Dear Wellesley: Kalei Oliver ’20 Writes from the Mountains of Peru
This week’s Dear Wellesley postcard comes from Kalei Oliver ’20, who is working on an archeological excavation with Proyecto de Investigación Arqueológico Regional Ancash in Hualcáyan, Peru through a grant from Wellesley Career Education. Check out the Wellesley College Instagram account to follow along on her journey.
Greetings from 10,500 feet up in the Andes!
Right now I am living and working in the highland village of Hualcayán in the Ancash region of Peru. Hualcayán is in the Callejon de Huaylas, flanked on either side by the beautiful mountain ranges of the Cordillera Negra and the Cordillera Blanca. The village has about 400 inhabitants, and they are welcoming and lovely enough to let us live in the village and conduct our research. I am here working as a student dig-site participant on an archaeological excavation with the Proyecto de Investigación Arqueológico Regional Ancash.
We live in a little adobe situated at the base of the mountain where our archaeological site sits. Every morning at 8 a.m. we hike about half a mile through scraggly foothills and agricultural fields to arrive at our site. When we get there, the sun is still nestled behind the towering peaks, and even though the air at this elevation is thin, it is crisp and beautiful. After catching our breaths and writing our daily journal entries, we set off to work wearing our boots, bandanas, and wide-brimmed hats. Under the Andean sun, we excavate the site that shows evidence of occupation for nearly 3,000 years.
I feel so grateful as I cough away the dust kicked up by my trowel. Grateful to be here, in this village where the people have been gracious enough to let us begin understanding their history. Grateful to be gaining hands-on experience in archaeology. Grateful to be privy to a place and a culture some may only read about in books. Every day we work in the sun and the soil, with a break in between for tuna-fish sandwiches that sometimes have a little crunch of dirt in them. We pet the 3-month-old site puppy, Floppy, that comes every day and tries to steal our lunches or sit on top of the area we need to excavate. We listen to music and laugh when someone screams because of a tarantula they have unearthed. We crowd around when someone finds a piece of pottery or a bone in their one-meter-by-one-meter unit.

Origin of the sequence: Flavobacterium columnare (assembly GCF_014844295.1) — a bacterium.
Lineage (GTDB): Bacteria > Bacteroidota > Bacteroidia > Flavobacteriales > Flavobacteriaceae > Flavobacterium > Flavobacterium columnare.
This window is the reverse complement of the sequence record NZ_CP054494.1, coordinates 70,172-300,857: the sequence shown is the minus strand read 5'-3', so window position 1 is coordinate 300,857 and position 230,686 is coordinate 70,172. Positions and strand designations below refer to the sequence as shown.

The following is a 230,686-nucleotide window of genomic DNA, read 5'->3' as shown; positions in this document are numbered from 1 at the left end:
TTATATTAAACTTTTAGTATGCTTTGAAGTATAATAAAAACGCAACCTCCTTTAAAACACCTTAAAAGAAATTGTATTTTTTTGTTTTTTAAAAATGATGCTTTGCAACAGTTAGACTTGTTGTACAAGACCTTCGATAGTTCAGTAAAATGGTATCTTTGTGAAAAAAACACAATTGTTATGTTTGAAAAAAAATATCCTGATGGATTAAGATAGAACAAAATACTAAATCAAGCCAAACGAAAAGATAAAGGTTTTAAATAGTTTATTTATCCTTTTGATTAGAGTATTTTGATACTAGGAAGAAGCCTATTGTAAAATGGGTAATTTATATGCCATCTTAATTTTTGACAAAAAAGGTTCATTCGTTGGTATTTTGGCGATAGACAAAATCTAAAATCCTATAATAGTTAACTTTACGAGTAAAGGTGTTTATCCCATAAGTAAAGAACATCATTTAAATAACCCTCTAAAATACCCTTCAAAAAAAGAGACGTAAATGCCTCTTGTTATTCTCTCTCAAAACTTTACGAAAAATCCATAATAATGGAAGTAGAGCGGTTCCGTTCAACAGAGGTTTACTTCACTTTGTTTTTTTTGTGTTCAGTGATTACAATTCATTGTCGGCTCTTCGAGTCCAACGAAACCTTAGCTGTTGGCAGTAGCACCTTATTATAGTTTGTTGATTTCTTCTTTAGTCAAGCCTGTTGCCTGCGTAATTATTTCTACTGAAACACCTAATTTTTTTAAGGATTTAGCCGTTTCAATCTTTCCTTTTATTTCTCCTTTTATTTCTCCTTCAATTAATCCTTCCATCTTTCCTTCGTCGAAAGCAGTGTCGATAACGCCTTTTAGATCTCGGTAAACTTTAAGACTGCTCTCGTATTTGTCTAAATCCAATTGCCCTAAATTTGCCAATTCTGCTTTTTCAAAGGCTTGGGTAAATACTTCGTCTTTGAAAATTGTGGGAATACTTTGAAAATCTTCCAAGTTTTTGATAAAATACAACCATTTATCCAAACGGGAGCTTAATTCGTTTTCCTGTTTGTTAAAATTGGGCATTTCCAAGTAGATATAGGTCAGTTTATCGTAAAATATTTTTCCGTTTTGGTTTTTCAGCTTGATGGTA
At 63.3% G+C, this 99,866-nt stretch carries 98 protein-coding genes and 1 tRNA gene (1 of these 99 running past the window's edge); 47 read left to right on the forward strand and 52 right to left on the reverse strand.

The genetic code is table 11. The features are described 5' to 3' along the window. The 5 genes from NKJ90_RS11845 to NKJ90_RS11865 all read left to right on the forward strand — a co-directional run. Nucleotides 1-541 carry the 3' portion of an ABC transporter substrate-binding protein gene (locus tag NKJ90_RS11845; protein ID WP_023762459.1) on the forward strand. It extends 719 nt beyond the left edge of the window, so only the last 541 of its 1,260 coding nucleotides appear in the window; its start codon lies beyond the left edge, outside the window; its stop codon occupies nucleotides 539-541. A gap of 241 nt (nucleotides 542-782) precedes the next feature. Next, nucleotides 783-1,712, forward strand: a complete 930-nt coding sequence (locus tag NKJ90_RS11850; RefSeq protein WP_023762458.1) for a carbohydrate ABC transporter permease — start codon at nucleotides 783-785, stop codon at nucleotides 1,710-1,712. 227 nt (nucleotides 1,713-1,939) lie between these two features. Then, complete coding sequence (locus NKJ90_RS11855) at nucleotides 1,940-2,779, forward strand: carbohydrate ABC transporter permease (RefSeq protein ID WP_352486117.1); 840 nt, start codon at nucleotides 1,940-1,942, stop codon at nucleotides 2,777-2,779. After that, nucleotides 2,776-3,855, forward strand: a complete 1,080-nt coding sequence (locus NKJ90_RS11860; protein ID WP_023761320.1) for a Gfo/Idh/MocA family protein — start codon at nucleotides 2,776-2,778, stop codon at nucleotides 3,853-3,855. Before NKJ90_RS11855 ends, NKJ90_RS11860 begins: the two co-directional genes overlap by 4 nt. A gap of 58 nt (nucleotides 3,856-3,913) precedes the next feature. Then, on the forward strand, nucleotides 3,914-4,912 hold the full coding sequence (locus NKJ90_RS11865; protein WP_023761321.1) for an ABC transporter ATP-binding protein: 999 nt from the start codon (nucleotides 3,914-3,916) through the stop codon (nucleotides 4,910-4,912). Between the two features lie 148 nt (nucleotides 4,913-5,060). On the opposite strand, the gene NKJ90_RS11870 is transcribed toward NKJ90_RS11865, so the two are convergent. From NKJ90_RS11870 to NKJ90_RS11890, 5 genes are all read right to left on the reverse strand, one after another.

After our day, we head back down the hill with huge smiles on our faces, buzzing from all the hard work and learning. When we return to our adobe, the village kids are usually there to greet us with some sort of pelota (ball) in their hands. We play soccer and volleyball with them, and we run frantically around the circle when we are picked as gonzo in pato, pato, gonzo. Playing with the kids and walking to the tienda (store) with them at the end of the day have been some of my favorite activities here. They braid my hair, take out my earrings, try on my glasses, and call the tall boys gigantes while giggling. My Spanish is less than perfect, but they are patient and only laugh a little when I say that I’m going on a walk solo instead of sola.
When we aren’t playing with the kids, we attend lectures by the crew chiefs and directors. Whether we are walking around our little lab space eagerly viewing the artifacts found in past seasons, taking notes on a PowerPoint about the pre-Inca periods of Andean prehistory, or attending labs on handling human remains found at the site, I am constantly learning and discovering.
At the end of the night, we all enjoy a hot meal and a bubbly drink together and play cards or read more about our research. I love working up here in this little village, where the culture is so rich it feels like I’m being let in on a little secret tucked way up high in the mountains. After the excavation season, I’m going to take a little time to go to Cusco, Peru, and Machu Picchu. As someone who dreamed as a little girl of being Dr. Ellie Sattler from Jurassic Park and who would rather spend a day at the museum than anywhere else, all of this has been a dream come true. In the few weeks that I will be back in the States before my senior year at Wellesley, I will be working on post-processing of digital/3D models made while here at Hualcayán and organizing all of my research to begin working on my senior thesis in anthropology.
I am constantly grateful for the opportunities I have been awarded in this life and always keep these words from my dad with me: “Love what you do and you’ll never work a day in your life.”